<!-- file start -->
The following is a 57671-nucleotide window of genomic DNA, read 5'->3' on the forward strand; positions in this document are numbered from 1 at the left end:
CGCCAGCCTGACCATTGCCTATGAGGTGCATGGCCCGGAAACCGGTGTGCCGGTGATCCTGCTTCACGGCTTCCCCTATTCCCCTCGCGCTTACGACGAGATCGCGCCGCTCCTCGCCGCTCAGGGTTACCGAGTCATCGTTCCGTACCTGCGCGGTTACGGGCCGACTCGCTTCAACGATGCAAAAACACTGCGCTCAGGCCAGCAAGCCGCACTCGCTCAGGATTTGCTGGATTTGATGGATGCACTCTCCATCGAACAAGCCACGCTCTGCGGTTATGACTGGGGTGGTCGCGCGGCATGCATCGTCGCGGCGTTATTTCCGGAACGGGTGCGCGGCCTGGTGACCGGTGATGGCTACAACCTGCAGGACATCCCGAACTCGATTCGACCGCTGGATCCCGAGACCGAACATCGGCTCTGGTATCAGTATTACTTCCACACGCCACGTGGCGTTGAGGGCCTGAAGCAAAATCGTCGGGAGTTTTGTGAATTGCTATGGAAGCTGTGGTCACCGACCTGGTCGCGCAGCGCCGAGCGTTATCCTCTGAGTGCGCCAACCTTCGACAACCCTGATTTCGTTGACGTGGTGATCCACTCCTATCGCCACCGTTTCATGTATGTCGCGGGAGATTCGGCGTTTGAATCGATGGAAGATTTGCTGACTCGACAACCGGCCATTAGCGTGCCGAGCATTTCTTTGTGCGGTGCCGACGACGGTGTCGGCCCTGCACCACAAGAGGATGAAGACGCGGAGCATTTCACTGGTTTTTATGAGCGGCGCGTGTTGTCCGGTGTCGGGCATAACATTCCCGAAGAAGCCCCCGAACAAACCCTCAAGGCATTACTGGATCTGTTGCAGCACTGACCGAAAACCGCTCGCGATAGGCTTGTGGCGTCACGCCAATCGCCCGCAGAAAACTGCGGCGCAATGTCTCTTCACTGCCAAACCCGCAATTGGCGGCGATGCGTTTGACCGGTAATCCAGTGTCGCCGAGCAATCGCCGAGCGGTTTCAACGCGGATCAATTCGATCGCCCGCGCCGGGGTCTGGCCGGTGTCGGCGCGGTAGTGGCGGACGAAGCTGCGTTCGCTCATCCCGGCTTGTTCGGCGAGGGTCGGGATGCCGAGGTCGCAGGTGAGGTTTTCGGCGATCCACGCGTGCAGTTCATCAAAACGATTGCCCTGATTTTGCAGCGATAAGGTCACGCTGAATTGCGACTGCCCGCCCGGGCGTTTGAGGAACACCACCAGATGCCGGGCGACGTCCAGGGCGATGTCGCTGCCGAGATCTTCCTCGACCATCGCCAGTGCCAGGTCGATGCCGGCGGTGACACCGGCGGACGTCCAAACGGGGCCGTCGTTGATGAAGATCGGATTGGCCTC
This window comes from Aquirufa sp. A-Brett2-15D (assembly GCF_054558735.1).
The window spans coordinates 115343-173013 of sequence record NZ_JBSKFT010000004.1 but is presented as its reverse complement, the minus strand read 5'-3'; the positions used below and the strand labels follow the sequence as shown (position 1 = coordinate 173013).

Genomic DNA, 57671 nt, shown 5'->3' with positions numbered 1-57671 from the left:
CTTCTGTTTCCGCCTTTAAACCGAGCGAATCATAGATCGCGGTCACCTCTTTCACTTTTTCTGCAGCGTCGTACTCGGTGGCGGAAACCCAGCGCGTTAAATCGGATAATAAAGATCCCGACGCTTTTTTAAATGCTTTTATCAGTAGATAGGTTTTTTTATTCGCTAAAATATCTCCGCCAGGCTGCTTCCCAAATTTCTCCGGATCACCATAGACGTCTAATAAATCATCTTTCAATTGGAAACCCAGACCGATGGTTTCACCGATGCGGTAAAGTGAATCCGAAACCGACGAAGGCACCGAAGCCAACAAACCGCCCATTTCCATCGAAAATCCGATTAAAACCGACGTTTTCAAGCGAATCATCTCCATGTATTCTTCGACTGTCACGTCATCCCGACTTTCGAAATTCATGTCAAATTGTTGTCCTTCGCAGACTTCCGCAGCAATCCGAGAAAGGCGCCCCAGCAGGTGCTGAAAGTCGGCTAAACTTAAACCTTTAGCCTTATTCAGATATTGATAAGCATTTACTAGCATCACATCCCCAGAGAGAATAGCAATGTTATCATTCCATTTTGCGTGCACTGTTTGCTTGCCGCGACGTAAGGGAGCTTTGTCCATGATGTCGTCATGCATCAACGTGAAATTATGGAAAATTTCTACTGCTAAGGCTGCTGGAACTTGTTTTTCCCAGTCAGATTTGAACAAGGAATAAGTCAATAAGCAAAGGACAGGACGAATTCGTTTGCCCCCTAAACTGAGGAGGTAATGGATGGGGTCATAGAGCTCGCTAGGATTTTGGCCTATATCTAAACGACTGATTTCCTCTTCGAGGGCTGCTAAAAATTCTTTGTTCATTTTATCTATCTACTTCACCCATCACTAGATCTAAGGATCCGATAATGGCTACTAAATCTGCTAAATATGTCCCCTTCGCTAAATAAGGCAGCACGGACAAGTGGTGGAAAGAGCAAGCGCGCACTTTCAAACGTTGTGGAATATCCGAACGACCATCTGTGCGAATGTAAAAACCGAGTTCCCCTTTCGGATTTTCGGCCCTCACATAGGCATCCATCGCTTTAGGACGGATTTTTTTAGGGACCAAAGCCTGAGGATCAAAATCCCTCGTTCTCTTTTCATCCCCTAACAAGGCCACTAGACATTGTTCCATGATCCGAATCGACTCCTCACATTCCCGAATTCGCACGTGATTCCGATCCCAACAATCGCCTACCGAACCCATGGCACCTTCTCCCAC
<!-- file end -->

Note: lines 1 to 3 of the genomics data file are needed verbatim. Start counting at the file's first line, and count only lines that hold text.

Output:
The following is a 57671-nucleotide window of genomic DNA, read 5'->3' on the forward strand; positions in this document are numbered from 1 at the left end:
CGCCAGCCTGACCATTGCCTATGAGGTGCATGGCCCGGAAACCGGTGTGCCGGTGATCCTGCTTCACGGCTTCCCCTATTCCCCTCGCGCTTACGACGAGATCGCGCCGCTCCTCGCCGCTCAGGGTTACCGAGTCATCGTTCCGTACCTGCGCGGTTACGGGCCGACTCGCTTCAACGATGCAAAAACACTGCGCTCAGGCCAGCAAGCCGCACTCGCTCAGGATTTGCTGGATTTGATGGATGCACTCTCCATCGAACAAGCCACGCTCTGCGGTTATGACTGGGGTGGTCGCGCGGCATGCATCGTCGCGGCGTTATTTCCGGAACGGGTGCGCGGCCTGGTGACCGGTGATGGCTACAACCTGCAGGACATCCCGAACTCGATTCGACCGCTGGATCCCGAGACCGAACATCGGCTCTGGTATCAGTATTACTTCCACACGCCACGTGGCGTTGAGGGCCTGAAGCAAAATCGTCGGGAGTTTTGTGAATTGCTATGGAAGCTGTGGTCACCGACCTGGTCGCGCAGCGCCGAGCGTTATCCTCTGAGTGCGCCAACCTTCGACAACCCTGATTTCGTTGACGTGGTGATCCACTCCTATCGCCACCGTTTCATGTATGTCGCGGGAGATTCGGCGTTTGAATCGATGGAAGATTTGCTGACTCGACAACCGGCCATTAGCGTGCCGAGCATTTCTTTGTGCGGTGCCGACGACGGTGTCGGCCCTGCACCACAAGAGGATGAAGACGCGGAGCATTTCACTGGTTTTTATGAGCGGCGCGTGTTGTCCGGTGTCGGGCATAACATTCCCGAAGAAGCCCCCGAACAAACCCTCAAGGCATTACTGGATCTGTTGCAGCACTGACCGAAAACCGCTCGCGATAGGCTTGTGGCGTCACGCCAATCGCCCGCAGAAAACTGCGGCGCAATGTCTCTTCACTGCCAAACCCGCAATTGGCGGCGATGCGTTTGACCGGTAATCCAGTGTCGCCGAGCAATCGCCGAGCGGTTTCAACGCGGATCAATTCGATCGCCCGCGCCGGGGTCTGGCCGGTGTCGGCGCGGTAGTGGCGGACGAAGCTGCGTTCGCTCATCCCGGCTTGTTCGGCGAGGGTCGGGATGCCGAGGTCGCAGGTGAGGTTTTCGGCGATCCACGCGTGCAGTTCATCAAAACGATTGCCCTGATTTTGCAGCGATAAGGTCACGCTGAATTGCGACTGCCCGCCCGGGCGTTTGAGGAACACCACCAGATGCCGGGCGACGTCCAGGGCGATGTCGCTGCCGAGATCTTCCTCGACCATCGCCAGTGCCAGGTCGATGCCGGCGGTGACACCGGCGGACGTCCAAACGGGGCCGTCGTTGATGAAGATCGGATTGGCCTC
This window comes from Aquirufa sp. A-Brett2-15D (assembly GCF_054558735.1).